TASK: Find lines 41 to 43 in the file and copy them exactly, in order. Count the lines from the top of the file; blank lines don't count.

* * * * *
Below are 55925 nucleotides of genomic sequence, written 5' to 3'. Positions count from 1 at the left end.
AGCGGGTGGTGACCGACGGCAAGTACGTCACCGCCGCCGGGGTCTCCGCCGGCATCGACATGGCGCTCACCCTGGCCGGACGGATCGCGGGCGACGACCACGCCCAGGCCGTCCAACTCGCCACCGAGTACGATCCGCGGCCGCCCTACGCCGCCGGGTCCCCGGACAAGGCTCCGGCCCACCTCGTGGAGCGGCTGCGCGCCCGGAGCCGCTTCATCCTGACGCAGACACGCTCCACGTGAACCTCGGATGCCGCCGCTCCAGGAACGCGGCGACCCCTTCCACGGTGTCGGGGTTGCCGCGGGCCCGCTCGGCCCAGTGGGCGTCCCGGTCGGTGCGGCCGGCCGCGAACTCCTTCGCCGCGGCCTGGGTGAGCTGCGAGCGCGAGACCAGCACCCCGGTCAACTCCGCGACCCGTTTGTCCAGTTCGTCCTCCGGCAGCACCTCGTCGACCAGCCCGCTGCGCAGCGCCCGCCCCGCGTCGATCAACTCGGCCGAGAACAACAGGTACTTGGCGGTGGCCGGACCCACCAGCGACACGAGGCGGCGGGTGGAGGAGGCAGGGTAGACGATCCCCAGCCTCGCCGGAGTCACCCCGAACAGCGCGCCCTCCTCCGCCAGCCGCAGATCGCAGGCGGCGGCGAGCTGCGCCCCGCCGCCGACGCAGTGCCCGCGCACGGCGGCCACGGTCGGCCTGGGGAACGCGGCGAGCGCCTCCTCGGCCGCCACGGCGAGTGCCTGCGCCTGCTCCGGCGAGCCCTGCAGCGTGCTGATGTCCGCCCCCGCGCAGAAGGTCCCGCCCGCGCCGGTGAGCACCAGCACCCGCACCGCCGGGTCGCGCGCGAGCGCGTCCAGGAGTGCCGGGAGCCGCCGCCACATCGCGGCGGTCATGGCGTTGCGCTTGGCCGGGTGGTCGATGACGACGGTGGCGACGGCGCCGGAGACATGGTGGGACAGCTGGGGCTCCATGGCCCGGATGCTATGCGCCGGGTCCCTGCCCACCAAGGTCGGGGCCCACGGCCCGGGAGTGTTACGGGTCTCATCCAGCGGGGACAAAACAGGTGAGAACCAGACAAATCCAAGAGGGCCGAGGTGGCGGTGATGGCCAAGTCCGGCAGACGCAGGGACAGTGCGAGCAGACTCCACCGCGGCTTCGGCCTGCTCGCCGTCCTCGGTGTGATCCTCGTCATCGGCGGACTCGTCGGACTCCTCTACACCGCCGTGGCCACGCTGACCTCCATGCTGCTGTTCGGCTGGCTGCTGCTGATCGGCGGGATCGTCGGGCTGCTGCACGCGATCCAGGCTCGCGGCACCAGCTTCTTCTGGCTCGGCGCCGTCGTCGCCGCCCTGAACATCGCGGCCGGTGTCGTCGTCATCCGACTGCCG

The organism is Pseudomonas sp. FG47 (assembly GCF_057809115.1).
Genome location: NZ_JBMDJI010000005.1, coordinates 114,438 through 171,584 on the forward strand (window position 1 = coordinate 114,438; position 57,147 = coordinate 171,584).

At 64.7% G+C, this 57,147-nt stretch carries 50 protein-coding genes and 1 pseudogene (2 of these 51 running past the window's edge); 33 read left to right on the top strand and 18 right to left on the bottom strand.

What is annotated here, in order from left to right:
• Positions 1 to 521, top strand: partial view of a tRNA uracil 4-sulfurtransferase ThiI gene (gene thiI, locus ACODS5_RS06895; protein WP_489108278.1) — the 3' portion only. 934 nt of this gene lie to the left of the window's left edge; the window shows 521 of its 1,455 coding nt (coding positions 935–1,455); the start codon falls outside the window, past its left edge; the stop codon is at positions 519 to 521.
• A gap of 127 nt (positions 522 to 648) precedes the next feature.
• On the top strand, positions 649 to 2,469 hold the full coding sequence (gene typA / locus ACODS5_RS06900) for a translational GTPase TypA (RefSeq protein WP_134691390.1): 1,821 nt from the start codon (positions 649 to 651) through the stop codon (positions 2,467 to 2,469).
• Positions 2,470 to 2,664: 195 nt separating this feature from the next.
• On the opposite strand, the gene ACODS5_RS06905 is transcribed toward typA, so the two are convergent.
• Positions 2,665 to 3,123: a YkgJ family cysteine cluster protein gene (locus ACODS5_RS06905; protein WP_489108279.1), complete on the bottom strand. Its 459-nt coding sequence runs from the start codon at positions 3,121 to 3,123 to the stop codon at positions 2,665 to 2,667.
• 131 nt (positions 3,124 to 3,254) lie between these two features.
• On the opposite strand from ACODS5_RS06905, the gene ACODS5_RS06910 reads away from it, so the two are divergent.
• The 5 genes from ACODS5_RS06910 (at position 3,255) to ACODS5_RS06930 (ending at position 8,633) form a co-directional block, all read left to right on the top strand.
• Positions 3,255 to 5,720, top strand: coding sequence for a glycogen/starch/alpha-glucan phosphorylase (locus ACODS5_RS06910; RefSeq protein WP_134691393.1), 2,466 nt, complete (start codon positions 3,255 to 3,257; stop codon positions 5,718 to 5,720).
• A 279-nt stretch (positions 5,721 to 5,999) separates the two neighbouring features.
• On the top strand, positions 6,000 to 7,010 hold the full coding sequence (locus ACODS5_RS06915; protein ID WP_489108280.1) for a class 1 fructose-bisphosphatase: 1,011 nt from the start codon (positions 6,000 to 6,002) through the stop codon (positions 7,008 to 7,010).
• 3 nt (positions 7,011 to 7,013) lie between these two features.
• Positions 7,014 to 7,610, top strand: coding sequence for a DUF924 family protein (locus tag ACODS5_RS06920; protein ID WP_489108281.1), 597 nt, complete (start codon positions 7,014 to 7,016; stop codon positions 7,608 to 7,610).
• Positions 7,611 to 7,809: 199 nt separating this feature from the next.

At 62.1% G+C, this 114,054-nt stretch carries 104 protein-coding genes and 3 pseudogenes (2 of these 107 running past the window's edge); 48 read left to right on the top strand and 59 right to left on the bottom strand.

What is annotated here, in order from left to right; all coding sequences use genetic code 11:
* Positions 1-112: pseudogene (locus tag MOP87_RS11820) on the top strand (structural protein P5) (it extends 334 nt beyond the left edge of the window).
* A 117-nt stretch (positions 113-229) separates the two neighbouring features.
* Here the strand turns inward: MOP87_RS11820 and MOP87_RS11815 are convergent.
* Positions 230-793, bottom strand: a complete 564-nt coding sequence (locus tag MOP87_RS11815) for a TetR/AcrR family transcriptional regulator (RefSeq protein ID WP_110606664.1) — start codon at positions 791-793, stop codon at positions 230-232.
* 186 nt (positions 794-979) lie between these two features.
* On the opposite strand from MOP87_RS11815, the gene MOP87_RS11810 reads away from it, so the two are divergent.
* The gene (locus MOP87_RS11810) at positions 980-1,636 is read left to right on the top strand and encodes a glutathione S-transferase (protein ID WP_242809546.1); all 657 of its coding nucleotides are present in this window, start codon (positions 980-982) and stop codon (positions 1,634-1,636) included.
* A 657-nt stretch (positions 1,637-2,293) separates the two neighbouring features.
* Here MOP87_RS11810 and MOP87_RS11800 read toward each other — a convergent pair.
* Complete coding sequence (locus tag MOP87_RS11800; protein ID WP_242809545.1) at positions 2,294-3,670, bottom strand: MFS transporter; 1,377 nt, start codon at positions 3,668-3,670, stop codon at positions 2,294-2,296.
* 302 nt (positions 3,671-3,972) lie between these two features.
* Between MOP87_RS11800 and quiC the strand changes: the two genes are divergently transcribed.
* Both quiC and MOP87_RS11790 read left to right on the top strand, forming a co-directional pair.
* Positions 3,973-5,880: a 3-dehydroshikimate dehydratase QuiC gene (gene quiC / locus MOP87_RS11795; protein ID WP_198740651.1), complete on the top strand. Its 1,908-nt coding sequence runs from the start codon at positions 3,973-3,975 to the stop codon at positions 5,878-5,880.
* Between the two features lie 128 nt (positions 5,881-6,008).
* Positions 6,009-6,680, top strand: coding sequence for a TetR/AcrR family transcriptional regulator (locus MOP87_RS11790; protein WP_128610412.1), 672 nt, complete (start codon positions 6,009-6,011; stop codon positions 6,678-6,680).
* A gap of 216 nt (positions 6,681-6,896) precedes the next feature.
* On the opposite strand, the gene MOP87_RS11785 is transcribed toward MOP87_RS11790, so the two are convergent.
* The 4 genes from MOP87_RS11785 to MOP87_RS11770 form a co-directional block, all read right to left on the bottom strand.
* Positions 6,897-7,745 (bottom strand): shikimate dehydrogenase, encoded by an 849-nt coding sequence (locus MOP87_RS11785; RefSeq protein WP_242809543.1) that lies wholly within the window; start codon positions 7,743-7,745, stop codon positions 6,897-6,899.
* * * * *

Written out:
* On the opposite strand, the gene MOP87_RS11785 is transcribed toward MOP87_RS11790, so the two are convergent.
* The 4 genes from MOP87_RS11785 to MOP87_RS11770 form a co-directional block, all read right to left on the bottom strand.
* Positions 6,897-7,745 (bottom strand): shikimate dehydrogenase, encoded by an 849-nt coding sequence (locus MOP87_RS11785; RefSeq protein WP_242809543.1) that lies wholly within the window; start codon positions 7,743-7,745, stop codon positions 6,897-6,899.